Geo-Marketing Security Expectations For Businesses
We have discussed the security risks of local business listing hijackings in the past. One of the comments made about these security discussions is why do the geo-listing websites like Google, Yahoo, Bing, and up to 60 others insure the security to avoid hijackings?
Of course the question to be asked is why should they provide the security service for a free marketing tool that will benefit the business?
Many of these websites do have some level of security built into the process of claiming an existing listing or adding a new listing.
So far, these security processes have included sending a post card to the existing address with a pin code; a computer calling to the business phone number with the pin; or in some cases a manual review by staff working for these geo-listing websites.
On May 27th, Google announced that community edits of local business listings was no longer be allowed to go without staff review. An excerpt of their announcement states:
"We recently made a change to Google Maps to require all community edits to be reviewed before they are shown. In the past, some "pending" edits were shown immediately on Maps and only moderated (and sometimes denied) later on.
We're taking this step to ensure that changes to Google Maps pass the high quality bar our users expect, while preventing SPAM and other problems from showing up before being reviewed first."
In summary Google is stating all community edits made to unclaimed local business listings will have to be approved by a Google representative before they are sent live.
Supposedly, this means no more worrying about a competitor hijacking your listing and stealing your customers.
It definitely means it will take longer for information to reach the local consumers through web searches and mobile searches.
While on the surface this may sound like at least Google is addressing the security issues of local business listings, the announcement did not discuss the security of data coming from third party sources through API's.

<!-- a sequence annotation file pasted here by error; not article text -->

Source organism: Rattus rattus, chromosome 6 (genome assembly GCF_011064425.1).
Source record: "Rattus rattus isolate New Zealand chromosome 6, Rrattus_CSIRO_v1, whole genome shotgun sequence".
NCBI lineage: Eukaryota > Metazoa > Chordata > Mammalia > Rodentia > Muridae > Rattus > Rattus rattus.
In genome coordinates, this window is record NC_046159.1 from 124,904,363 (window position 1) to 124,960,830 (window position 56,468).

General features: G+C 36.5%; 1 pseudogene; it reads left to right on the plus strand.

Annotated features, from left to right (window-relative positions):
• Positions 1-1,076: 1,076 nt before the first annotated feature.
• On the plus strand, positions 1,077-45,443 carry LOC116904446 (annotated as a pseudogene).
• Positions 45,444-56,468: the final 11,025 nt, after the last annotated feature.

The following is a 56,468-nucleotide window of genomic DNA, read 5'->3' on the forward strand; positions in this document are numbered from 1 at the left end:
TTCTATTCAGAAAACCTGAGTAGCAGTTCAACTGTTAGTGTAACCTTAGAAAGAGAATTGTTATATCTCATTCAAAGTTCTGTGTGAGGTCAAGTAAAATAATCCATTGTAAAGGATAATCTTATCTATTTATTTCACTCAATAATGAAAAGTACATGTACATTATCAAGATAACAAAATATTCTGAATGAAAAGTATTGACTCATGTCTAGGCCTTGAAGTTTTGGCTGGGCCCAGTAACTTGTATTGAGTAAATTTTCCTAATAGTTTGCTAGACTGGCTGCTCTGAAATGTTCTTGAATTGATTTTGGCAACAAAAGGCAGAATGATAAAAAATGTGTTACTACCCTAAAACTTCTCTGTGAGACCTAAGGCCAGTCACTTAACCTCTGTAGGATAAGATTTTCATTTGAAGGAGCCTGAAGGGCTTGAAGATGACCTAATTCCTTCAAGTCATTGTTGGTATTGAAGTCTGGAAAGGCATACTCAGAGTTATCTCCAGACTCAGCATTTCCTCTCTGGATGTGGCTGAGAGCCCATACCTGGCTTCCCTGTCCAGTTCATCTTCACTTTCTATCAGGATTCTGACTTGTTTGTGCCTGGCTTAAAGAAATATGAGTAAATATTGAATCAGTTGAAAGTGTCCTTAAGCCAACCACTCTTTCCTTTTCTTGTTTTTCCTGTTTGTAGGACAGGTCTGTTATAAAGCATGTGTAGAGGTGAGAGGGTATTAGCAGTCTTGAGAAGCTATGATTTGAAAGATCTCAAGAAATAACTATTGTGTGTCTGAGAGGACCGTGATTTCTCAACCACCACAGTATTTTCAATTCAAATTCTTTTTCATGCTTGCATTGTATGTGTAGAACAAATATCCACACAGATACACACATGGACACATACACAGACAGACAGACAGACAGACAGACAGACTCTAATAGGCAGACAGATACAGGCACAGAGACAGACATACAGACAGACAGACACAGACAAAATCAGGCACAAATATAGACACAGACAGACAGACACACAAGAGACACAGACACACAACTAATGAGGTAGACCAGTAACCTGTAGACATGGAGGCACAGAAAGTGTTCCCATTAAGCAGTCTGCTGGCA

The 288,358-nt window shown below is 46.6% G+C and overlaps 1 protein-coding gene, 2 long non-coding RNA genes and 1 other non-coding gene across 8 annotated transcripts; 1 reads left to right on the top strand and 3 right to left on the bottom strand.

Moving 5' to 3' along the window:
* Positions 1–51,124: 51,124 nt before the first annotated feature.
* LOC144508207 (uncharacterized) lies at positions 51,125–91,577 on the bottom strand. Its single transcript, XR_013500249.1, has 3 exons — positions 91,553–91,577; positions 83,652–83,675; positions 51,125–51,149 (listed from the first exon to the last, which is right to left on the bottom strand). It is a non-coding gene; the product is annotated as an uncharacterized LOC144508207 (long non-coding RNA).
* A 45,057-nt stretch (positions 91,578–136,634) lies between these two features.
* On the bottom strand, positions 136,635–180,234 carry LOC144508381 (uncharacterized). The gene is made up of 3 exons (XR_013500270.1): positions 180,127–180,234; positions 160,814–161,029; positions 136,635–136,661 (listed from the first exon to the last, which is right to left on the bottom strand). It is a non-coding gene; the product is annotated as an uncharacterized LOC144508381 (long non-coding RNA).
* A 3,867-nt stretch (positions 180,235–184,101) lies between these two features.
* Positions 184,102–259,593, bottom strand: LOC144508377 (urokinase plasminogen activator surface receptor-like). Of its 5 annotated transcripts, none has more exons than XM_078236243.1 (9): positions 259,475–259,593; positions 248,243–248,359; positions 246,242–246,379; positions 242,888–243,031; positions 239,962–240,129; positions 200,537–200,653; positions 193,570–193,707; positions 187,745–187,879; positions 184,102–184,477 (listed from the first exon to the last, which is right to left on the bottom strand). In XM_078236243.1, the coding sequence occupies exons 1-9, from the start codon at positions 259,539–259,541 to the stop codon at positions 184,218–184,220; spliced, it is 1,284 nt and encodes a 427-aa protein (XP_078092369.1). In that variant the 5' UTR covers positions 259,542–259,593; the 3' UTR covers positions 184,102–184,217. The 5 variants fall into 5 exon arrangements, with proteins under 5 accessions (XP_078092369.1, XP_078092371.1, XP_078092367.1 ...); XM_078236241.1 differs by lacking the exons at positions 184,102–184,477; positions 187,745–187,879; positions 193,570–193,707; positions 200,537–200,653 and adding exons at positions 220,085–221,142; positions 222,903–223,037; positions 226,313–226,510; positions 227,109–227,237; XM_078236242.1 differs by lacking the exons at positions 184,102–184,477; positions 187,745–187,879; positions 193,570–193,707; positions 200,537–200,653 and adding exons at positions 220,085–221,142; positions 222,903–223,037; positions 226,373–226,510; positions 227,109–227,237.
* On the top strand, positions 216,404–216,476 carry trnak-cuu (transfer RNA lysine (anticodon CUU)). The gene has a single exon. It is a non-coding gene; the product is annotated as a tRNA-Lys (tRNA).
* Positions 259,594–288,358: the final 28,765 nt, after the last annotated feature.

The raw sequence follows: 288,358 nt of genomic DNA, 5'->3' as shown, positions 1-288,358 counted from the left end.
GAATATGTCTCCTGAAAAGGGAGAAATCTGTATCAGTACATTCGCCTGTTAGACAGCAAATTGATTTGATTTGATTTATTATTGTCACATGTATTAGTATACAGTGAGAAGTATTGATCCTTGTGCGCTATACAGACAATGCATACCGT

Certainly third tier business directories have no security and their data is sold upstream or makes its way to other database across the Internet with wrong information available for the consumers.
Why the high expectations for Free Geo-Marketing services?
I am certainly concerned about the security issues around local business listings, but I cannot expect these geo-listing websites to provide security for my company. The reason I do not expect them to provide this security is because they are providing the marketing service for free.
Why should any business assume that a free service should have high level of security? We could certainly say "you get what you pay for"!
The issue for businesses lies in the book titled "Crossing the Chasm". This book discusses innovators vs. early adopters vs. late adopters. The questions to businesses that have seen the Internet add, mature, and change technologies are:
* How long are you going to continue to wait to adopt Geo-Marketing technologies to help you generate revenue?
* Do you feel like you're always behind the eight ball with the Internet?
A business cannot possibly understand how to use the various Geo-Marketing technologies well. For this reason you need to consider securing professional help and engage in these marketing technologies sooner rather than later. Plan these technologies progressively over a 3-year period.
Additional incentives for early adoption of Geo-Marketing technologies
There are three critical points that businesses need to consider now and not wait until the 11th hour.
1. The first and foremost we already discussed, which is hijackings.
2. Now let's add that for your business there may be multiple duplicate listings that need to be cleaned up, merged and/or deleted to not confuse the consumers when there are multiple listings for your business.
3. Lastly, consumer reviews especially negative ones can potentially have an adverse affect on your website's search engine ranking positions as search engine adopt consumer reviews as an additional data point to decide who is in the top ten for a search.